A 69-year-old man presented with 4-month's history of cough, bloody sputum, and exertional dyspnea. He smoked for 50 years. His past medical history was unremarkable. The physical examination was normal. The complete blood count and the tumor markers were in the normal range. C-reactive protein level was 10.5 mg/liter. The tuberculosis skin test was negative. Autoantibody assessment was negative for antinuclear antibody and antineutrophil cytoplasmic antibody. The chest radiograph showed a narrow central airway. Chest computed tomography (Figure 1
) demonstrated a thickened central airway wall from the aortic arch level to the carina level, nodular infiltrations in the right lung, and enlargement of mediastinal lymph nodes. Bronchoscopy (Figure 2
) revealed cauliflower-like neoplasms with an irregular surface around the central airway wall which began 5 cm from the glottis. The mucosa was friable, red, and hemorrhagic. There was approximately a 60% stenosis of the airway. The histopathology of the transbronchial biopsy specimen revealed a diffuse proliferation of small round-to-oval cells with high N/C ratio, felt to be small cell carcinoma. Immunohistochemistry staining was positive for myeloid markers including myeloperoxidase, leukocyte common antigen, and lysozyme, negative for CD3, CD20, CD79α, CD45RO, establishing a diagnosis of the central airway granulocytic sarcoma. The patient refused further examination and therapy. Two months later, the patient developed stridor and worsening dyspnea. To relieve his symptoms, the patient was treated by stent placement in the central airway. The complete blood count revealed a leukocyte count of 2.8 × 109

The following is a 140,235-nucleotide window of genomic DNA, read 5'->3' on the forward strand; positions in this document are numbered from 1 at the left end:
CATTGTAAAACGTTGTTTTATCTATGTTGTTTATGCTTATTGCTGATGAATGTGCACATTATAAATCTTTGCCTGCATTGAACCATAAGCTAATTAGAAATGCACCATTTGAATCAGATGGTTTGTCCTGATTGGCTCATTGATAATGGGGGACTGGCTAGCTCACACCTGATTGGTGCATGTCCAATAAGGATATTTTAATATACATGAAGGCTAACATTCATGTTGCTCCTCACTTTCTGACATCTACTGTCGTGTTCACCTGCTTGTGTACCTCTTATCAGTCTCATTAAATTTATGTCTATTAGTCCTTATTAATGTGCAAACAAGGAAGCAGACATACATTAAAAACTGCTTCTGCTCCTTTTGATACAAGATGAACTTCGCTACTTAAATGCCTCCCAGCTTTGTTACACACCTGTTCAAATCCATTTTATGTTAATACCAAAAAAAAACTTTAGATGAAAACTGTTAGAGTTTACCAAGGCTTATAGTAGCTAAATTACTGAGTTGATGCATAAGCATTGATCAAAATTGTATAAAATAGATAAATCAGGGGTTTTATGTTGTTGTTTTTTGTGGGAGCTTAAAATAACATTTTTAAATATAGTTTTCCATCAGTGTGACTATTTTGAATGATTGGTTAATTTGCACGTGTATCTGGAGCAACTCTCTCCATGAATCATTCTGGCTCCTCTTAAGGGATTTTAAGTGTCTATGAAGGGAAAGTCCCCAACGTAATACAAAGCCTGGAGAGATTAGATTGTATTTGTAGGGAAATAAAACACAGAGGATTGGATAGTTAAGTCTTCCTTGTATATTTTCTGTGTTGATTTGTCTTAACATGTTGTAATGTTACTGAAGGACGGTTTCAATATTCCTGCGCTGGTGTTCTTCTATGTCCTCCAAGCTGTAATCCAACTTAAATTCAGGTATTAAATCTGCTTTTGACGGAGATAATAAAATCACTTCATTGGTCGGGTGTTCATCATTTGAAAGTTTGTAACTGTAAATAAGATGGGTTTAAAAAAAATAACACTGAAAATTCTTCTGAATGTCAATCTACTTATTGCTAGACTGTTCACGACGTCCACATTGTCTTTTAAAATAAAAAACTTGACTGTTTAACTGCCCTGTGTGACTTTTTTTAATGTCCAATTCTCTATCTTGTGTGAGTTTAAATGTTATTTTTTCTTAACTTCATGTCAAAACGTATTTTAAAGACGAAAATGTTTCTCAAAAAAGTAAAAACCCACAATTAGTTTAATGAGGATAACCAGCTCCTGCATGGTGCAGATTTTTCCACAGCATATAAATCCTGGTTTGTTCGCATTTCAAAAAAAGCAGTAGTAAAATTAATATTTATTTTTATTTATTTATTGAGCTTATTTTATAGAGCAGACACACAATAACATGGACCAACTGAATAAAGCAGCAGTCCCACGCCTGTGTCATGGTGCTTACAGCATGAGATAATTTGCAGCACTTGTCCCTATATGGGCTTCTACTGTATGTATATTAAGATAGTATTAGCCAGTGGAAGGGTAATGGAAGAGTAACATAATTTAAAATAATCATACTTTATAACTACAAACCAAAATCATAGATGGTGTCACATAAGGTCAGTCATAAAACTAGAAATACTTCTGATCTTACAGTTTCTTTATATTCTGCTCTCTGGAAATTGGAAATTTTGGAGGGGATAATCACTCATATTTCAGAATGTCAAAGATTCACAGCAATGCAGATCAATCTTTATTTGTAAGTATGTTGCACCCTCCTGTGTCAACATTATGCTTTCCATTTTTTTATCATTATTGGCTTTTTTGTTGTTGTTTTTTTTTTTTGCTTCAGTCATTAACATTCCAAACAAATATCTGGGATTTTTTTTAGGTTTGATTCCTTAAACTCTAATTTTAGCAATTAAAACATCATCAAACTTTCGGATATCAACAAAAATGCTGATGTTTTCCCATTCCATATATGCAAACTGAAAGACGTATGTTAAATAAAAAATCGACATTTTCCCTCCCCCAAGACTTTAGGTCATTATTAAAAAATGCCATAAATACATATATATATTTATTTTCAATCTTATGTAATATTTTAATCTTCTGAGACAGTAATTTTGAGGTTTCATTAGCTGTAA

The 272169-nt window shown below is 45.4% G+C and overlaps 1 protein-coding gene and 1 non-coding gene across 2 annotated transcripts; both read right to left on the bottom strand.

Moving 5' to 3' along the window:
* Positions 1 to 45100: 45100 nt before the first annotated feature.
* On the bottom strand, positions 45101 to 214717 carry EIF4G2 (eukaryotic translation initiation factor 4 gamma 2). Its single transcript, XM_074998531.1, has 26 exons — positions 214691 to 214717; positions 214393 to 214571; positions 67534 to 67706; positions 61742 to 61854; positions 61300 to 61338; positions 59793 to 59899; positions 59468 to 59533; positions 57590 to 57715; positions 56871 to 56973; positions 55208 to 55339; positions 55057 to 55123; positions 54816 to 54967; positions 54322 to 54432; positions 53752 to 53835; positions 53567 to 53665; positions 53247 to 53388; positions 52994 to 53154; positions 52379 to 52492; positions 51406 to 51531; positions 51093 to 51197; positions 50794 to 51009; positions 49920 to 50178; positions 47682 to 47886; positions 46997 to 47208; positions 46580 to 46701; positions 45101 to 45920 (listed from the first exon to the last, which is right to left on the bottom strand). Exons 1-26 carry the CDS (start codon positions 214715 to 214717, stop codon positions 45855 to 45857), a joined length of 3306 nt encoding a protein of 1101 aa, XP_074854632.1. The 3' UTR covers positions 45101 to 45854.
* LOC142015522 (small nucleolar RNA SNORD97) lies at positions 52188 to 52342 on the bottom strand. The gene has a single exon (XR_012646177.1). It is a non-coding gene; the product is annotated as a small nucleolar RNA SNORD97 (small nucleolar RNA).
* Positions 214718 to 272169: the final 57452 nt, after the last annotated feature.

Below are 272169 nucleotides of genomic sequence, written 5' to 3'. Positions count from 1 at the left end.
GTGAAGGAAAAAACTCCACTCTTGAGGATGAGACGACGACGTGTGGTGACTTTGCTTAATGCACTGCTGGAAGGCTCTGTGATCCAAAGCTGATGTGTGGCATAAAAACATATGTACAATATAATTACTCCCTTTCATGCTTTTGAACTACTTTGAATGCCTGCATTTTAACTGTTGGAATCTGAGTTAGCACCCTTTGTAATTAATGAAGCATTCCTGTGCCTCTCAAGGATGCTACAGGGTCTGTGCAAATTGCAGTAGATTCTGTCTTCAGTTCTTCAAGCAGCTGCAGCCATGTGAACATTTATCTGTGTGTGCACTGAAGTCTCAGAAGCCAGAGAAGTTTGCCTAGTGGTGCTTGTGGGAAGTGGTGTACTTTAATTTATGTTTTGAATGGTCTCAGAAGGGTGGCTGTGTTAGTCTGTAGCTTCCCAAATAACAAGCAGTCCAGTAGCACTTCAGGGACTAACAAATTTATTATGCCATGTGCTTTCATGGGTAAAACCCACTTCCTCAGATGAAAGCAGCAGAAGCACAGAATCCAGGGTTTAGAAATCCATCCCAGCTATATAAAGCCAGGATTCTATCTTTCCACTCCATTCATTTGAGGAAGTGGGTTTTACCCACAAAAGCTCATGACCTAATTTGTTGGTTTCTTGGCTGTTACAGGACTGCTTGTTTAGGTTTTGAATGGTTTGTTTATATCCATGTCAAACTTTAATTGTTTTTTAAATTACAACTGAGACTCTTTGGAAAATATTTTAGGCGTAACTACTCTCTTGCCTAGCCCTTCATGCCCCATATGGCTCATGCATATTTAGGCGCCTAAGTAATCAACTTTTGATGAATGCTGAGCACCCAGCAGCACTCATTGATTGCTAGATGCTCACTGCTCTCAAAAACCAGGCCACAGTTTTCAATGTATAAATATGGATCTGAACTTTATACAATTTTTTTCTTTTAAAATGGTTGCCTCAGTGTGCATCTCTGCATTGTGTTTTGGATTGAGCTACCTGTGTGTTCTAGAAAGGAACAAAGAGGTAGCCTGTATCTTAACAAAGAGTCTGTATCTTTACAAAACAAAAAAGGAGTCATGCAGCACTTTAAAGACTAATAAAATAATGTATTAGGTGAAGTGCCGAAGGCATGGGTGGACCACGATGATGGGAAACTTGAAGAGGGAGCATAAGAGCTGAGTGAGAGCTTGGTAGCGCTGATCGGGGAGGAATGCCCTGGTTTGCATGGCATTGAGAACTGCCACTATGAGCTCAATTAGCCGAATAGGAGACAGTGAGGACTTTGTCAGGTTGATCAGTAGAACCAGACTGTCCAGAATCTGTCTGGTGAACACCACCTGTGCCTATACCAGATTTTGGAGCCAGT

/liter, hemoglobin 80 g/liter, and platelet 99 × 109
/liter. Bone marrow examination revealed 60% abnormal granulocytes. Immunophenotypic analysis of the blasts was positive for cluster differentiation 38(CD38), CD117, CD33, CD13, human leukocyte antigen (locus) DR (HLA-DR). A diagnosis of acute myeloid leukemia (FAB M2a) was confirmed. The patient refused chemotherapy and died of respiratory failure.
Granulocytic sarcoma is a rare extramedullary tumor composed of immature granulocytic precursor cells. It may occur in leukemia, other myeloproliferative disorders, or isolated without overt hematologic disease. It most commonly develops in the bone, soft tissue, and skin. Pulmonary involvement is uncommon but may involve the parenchyma, pleura, mediastinum, and airways. We present a case of central airway infiltration as the primary presentation of the underlying leukemia. Granulocytic sarcomas occur in patients of all ages. The pathologic diagnosis of granulocytic sarcoma sometimes can be challenging. The presence of eosinophils or other granulocytes should raise a suspicion for granulocytic sarcoma.
Fine-needle aspiration biopsy of granulocytic sarcoma: a clinicopathologic study of 27 cases.
However, special stains such as myeloperoxidase, chloroacetate esterase, lysozyme, and immunophenotype (such as CD43, CD117, CD68, CD163, CD3, and CD20) are essential.
- Liu PI
- Ishimaru T
- Mcgregor DH
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Autopsy study of granulocytic sarcoma (chloroma) in patients with myelogenous leukemia, Hiroshima-Nagasaki 1949–1969.
The diagnosis of granulocytic sarcoma is ominous, as the tumors are seen almost exclusively in patients with an aggressive underlying hematologic malignancy. The mean interval between tumor and death has been reported as 4.4 months with acute myelogenous leukemia and 3.8 months with chronic granulocytic leukemia.
- Alexiev BA
- Wang W
- Ning Y
- et al.
Myeloid sarcomas: a histologic, immunohistochemical, and cytogenetic study.
When a diagnosis of isolated granulocytic sarcoma is made, a prompt and thorough search for underlying hematologic malignancy should be initiated.